Kayla had been pretty quiet around Greg ever since she developed her bipolar disorder. But lately, she’d been quieter than usual. Greg wasn’t one to read too much into situations, but even he felt like there was something odd…as if Kayla was expecting something, but with quiet resignation rather than anticipation.
“Hello friends!” Greg said, a beer bottle in hand as he opened the door to Miranda and George. “Welcome to my party!”
Miranda laughed and gave him a hug, then it was George’s turn.
“Dude,” Greg said, as he led the two into the living room where everyone else was. “Did you hear they’re tearing down the park to make room for a mall?”
“You mean Oakfield Park?” Miranda said.
“Yeah.” Greg shook his head and gave a mock sigh. “What is this world coming to? When the interests of a few greedy businessmen outweigh the happiness of the neighborhood children? Oh well.”
George felt a twinge of regret. Oakfield Park held many good memories–of family picnics, and himself and Kayla playing all day and begging their parents “just a little longer–let’s stay just a little longer!”
It was located on the west side of town, and included a large field, playground equipment, and a pool. Some of his happiest childhood memories were made there. And now it was going to be torn down.
“George, c’mere, I want to introduce you to someone!” Miranda said, breaking into his thoughts as she tugged his arm.
Obediently, George followed his girlfriend as she wove her way through the room and stopped in front of Greg’s pool table, where a cluster of people were playing a game.
“This is Leslie…” Miranda said. And George smiled and nodded a greeting.
The party was winding down when George got the call.
George took out his phone and looked at the number. Why was Dad calling at 12:30? He was usually in bed by this time.
“Hi Dad,” George said, holding his phone to his ear. “What is it?”
“Where are you?” George’s father asked. There was a strange muffled keening sound in the background that chilled George’s marrow. It sounded maybe like a cat…except no cat sounded like that.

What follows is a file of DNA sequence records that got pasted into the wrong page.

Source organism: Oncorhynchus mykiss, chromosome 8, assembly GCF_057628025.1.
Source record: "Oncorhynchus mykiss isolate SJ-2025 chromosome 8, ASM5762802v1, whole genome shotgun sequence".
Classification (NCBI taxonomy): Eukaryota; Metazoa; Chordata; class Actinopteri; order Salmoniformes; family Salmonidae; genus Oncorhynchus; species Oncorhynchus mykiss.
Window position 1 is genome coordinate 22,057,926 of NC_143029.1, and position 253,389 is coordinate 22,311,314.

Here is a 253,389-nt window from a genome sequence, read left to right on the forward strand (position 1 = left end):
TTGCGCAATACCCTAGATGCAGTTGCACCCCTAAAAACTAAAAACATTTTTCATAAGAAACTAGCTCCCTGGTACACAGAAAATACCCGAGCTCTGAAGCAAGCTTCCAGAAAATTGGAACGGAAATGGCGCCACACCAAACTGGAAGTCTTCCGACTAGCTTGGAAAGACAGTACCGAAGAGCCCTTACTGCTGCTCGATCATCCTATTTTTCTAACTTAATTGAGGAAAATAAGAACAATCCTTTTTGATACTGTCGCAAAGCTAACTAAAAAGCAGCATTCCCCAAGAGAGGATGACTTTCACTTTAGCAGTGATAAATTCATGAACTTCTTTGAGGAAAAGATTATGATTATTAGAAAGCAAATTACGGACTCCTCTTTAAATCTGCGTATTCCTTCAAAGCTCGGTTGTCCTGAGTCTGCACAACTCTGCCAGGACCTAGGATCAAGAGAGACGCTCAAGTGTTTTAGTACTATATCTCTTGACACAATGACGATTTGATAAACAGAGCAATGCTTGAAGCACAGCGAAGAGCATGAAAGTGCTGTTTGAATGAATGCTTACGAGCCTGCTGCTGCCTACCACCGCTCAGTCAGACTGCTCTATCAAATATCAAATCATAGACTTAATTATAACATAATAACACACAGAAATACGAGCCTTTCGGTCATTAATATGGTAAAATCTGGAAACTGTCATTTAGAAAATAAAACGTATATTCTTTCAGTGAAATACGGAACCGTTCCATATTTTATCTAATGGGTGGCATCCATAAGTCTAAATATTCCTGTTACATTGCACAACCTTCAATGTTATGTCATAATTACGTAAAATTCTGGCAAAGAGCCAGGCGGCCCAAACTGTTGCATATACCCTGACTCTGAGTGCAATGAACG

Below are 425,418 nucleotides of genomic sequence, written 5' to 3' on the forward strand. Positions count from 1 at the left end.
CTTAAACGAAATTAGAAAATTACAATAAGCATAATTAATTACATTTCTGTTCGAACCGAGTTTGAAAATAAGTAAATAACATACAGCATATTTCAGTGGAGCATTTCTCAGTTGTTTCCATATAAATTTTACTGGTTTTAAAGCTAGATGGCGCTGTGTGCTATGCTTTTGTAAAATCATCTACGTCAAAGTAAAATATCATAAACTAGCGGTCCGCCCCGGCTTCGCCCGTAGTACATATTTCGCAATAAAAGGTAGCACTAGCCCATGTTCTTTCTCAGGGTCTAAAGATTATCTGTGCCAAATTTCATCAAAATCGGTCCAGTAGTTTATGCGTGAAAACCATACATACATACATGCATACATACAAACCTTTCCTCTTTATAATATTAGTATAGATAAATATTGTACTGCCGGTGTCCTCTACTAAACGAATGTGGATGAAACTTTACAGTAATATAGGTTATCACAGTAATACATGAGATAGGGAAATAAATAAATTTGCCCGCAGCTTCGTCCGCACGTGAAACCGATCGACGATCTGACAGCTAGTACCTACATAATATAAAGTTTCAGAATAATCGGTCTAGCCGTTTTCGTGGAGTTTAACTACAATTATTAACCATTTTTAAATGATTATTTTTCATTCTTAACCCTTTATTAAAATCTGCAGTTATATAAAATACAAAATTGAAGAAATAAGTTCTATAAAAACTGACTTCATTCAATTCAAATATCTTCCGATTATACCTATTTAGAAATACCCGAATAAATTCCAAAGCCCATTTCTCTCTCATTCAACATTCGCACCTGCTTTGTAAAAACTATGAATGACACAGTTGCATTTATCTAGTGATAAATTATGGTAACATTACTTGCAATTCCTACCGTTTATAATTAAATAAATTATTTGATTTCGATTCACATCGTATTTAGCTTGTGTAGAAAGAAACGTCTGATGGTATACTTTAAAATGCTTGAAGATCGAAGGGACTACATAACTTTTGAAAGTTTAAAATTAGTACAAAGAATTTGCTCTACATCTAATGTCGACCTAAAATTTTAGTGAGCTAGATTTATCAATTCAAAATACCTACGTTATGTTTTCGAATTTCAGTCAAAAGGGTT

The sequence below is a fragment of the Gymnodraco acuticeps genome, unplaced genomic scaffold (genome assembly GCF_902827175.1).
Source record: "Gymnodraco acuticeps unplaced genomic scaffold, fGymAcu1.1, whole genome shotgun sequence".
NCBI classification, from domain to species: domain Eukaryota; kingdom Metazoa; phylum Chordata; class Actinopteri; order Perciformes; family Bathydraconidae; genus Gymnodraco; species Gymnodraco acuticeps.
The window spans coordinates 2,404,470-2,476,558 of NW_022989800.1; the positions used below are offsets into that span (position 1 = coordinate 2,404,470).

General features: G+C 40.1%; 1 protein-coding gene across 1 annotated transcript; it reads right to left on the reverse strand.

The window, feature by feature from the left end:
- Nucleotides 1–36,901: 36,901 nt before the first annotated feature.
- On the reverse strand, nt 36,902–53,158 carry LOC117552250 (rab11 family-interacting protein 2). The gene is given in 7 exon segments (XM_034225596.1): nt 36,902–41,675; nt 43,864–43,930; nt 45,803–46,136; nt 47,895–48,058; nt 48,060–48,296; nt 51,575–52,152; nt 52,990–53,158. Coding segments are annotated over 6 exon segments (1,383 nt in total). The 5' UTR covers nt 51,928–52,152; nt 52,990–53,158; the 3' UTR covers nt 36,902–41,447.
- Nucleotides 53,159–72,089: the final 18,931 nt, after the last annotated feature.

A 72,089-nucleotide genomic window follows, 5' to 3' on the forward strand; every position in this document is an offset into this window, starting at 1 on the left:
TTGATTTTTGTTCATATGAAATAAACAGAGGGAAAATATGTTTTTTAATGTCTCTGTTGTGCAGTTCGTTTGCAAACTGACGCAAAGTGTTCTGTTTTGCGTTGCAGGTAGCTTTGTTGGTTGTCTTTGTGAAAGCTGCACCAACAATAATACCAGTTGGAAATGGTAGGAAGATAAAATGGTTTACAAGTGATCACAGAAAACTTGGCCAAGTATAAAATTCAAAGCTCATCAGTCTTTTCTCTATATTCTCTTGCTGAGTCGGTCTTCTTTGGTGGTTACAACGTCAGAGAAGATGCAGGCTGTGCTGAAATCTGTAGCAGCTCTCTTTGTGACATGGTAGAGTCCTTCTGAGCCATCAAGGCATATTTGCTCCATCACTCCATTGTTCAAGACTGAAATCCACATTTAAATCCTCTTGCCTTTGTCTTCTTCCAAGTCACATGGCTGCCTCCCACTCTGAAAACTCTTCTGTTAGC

“I’m at Greg’s,” George said. “Is something wrong?”
“I think you need to come home now,” his dad replied.
George froze. Something was definitely wrong. “What is it?” Even as he spoke the words, he knew. Or at least, he thought he knew. “Is it Kayla? Did she do something?”
Sometimes, in her manic states, Kayla would do odd things–stay up for days, trying to remodel the roof, single-handed, things like that. Dangerous things.
“No,” George’s dad said. But his voice was strained. “She did not do anything. But…”
“But what?” George asked.
“She’s been in a car accident on Pike Place Road.”
“What? Kayla said she was going to Samantha’s!” Pike Place Road was on the west side of town, the opposite direction from Samantha’s house. It was the route they always took to get to Oakfield Park…and then George realized that Kayla hadn’t gone to Samantha’s, for some reason. She had decided instead to go to the park. The park that was about to be razed down.
“A truck…slipped on ice…ran a red light…T-boned her car…” Dad sounded like he was having trouble speaking.
“I’m on my way home,” George said, grabbing his coat and scanning the room for Miranda. “Don’t worry. I’ll help you guys figure things out. How is Kayla now? Did she get hurt? Is she in the hospital?”
“Dad? Dad, did you hear me? How is Kayla?”
George’s father made a strangled noise that sounded like he was trying but failing to clear his throat.
“George,” he said finally, in a voice so low it was barely a whisper, “Kayla’s dead.”
George froze. Then he sank slowly to his knees. Suddenly, he recognized the horrible muffled sound in the background–it was his mother, wailing.
His cell phone slipped to the floor as the room and the sounds from the party swirled and melted around him. Only one thing remained. Three quiet words that seemed to come from a distant place:
Can you stay?